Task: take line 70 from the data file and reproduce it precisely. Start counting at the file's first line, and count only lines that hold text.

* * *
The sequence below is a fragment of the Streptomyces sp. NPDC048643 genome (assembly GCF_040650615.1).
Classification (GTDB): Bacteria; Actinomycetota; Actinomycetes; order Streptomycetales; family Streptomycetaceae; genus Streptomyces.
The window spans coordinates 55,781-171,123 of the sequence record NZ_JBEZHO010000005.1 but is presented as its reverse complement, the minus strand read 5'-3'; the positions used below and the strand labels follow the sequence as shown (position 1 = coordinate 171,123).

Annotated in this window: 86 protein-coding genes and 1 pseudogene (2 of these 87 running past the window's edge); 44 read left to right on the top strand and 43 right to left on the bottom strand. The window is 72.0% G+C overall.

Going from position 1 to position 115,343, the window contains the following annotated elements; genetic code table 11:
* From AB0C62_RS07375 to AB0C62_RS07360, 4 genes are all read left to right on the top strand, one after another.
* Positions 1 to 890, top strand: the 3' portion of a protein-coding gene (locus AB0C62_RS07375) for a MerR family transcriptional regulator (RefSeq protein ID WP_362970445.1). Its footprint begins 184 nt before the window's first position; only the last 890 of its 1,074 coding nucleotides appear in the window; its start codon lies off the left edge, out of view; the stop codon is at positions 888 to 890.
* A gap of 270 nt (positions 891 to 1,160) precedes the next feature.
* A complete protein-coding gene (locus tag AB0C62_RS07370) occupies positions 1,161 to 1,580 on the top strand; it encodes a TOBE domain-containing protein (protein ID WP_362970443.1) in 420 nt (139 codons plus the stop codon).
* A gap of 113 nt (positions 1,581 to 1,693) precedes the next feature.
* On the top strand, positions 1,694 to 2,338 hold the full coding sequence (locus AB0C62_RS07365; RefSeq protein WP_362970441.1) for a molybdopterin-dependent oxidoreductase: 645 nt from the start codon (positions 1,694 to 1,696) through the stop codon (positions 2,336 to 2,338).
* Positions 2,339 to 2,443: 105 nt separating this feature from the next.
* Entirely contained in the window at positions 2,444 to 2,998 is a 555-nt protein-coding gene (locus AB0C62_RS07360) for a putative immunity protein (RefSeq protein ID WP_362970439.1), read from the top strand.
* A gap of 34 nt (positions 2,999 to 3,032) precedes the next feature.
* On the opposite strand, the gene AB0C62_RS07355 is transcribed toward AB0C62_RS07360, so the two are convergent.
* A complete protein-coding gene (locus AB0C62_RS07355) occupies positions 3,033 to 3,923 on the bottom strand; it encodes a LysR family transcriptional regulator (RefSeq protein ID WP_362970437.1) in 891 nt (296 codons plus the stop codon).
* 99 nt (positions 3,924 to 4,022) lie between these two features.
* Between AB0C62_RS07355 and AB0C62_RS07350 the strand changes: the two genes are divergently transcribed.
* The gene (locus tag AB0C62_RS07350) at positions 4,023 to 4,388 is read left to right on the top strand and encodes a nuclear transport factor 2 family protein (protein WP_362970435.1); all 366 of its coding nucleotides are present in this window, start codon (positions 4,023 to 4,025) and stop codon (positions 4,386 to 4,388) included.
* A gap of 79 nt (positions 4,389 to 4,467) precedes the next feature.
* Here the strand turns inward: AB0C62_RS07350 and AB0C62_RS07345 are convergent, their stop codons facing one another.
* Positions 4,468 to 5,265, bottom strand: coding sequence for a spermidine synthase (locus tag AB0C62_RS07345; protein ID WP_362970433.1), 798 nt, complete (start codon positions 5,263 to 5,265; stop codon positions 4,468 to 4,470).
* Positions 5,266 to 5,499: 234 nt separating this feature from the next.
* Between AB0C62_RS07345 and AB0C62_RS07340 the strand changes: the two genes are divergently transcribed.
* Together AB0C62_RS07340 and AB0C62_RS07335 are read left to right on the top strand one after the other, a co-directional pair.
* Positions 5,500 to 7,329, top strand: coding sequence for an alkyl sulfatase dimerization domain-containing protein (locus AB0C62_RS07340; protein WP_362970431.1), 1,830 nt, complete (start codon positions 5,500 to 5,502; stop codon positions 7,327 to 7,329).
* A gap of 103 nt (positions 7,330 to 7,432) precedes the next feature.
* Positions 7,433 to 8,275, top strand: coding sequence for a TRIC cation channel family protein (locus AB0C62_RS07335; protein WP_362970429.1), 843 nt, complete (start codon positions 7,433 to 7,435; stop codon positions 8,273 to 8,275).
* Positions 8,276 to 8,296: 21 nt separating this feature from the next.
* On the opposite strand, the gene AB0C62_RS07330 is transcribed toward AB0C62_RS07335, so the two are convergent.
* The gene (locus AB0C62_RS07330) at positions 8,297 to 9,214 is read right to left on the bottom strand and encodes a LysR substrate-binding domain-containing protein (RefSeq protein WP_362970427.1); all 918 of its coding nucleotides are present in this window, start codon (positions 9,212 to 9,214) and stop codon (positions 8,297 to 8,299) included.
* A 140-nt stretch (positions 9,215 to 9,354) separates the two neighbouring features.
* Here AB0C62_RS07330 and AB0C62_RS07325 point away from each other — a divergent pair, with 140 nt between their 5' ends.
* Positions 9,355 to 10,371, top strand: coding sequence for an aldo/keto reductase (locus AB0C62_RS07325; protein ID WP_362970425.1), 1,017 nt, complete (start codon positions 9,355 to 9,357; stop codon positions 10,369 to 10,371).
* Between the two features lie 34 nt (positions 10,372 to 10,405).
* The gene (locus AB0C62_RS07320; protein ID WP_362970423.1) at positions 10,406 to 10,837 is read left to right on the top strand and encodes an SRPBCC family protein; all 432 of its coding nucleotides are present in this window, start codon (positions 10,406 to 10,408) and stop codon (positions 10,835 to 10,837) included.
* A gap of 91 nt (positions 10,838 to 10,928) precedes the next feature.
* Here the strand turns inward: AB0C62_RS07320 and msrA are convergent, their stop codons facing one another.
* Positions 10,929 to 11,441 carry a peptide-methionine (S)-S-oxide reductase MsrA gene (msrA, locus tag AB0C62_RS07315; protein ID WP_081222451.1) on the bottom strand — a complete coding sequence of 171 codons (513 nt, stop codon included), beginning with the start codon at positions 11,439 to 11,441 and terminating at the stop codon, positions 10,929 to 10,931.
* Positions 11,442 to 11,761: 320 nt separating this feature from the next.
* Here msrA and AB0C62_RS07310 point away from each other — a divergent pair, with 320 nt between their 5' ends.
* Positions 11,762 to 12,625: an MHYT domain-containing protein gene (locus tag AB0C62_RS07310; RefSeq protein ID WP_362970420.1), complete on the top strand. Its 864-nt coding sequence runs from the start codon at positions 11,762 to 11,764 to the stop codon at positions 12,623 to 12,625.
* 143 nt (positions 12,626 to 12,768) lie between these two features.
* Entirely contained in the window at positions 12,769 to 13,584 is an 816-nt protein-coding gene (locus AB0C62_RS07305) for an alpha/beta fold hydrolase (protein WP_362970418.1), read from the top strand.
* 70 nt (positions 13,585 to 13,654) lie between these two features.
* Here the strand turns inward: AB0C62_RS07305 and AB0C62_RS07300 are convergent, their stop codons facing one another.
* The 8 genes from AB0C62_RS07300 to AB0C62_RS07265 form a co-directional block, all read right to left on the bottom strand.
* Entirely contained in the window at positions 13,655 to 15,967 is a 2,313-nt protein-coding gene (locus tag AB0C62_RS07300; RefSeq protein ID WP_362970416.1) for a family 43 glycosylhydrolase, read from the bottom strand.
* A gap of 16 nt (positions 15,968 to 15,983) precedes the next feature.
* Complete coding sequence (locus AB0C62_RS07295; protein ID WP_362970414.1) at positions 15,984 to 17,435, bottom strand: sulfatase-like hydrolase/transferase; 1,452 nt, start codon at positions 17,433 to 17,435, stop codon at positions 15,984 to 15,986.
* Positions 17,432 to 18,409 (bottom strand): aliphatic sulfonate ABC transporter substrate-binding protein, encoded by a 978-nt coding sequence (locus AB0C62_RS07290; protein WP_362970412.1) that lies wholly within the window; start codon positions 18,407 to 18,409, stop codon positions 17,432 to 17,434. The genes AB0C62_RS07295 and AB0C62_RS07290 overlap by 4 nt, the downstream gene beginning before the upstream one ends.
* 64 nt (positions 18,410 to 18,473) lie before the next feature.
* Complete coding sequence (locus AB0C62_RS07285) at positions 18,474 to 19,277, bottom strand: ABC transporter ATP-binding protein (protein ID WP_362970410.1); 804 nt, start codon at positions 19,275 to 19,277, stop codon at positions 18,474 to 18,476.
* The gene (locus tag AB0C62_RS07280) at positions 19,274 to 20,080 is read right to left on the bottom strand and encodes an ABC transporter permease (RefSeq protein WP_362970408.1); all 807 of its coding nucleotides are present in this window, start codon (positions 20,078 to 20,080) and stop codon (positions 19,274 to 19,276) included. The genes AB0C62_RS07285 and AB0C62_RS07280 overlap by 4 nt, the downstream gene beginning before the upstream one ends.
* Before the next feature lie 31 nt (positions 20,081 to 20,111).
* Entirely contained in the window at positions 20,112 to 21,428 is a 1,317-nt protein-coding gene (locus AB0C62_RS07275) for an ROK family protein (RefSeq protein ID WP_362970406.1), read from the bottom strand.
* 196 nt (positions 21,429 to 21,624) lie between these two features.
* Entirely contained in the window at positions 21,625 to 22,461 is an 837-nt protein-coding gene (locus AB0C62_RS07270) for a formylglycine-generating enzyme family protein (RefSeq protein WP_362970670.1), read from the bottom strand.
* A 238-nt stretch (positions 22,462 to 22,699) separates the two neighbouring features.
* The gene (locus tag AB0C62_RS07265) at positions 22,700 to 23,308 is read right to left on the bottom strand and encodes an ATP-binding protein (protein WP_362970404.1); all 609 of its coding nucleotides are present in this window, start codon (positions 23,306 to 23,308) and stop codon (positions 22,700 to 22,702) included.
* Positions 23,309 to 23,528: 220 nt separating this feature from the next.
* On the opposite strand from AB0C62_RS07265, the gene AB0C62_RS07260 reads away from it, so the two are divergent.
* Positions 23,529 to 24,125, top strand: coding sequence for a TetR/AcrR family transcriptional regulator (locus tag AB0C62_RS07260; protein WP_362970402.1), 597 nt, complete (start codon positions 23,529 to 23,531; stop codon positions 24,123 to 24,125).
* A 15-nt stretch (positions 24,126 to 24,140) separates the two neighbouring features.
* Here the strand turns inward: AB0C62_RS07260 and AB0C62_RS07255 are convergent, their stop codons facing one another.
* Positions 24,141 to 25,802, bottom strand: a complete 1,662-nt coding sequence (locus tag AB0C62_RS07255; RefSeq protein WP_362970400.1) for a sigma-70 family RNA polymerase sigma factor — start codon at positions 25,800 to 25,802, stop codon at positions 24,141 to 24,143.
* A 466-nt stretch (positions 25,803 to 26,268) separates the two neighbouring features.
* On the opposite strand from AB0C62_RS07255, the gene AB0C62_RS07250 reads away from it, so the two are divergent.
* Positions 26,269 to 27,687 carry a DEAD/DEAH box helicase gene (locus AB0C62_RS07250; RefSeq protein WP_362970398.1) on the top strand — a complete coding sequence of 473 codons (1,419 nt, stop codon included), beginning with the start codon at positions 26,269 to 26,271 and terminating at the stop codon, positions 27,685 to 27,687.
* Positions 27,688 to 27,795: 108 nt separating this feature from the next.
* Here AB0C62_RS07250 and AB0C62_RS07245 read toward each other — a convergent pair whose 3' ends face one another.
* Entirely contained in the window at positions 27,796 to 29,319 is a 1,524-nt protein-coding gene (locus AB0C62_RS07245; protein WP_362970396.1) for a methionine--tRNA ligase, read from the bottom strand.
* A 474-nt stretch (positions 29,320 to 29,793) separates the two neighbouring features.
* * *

* Positions 27,688 to 27,795: 108 nt separating this feature from the next.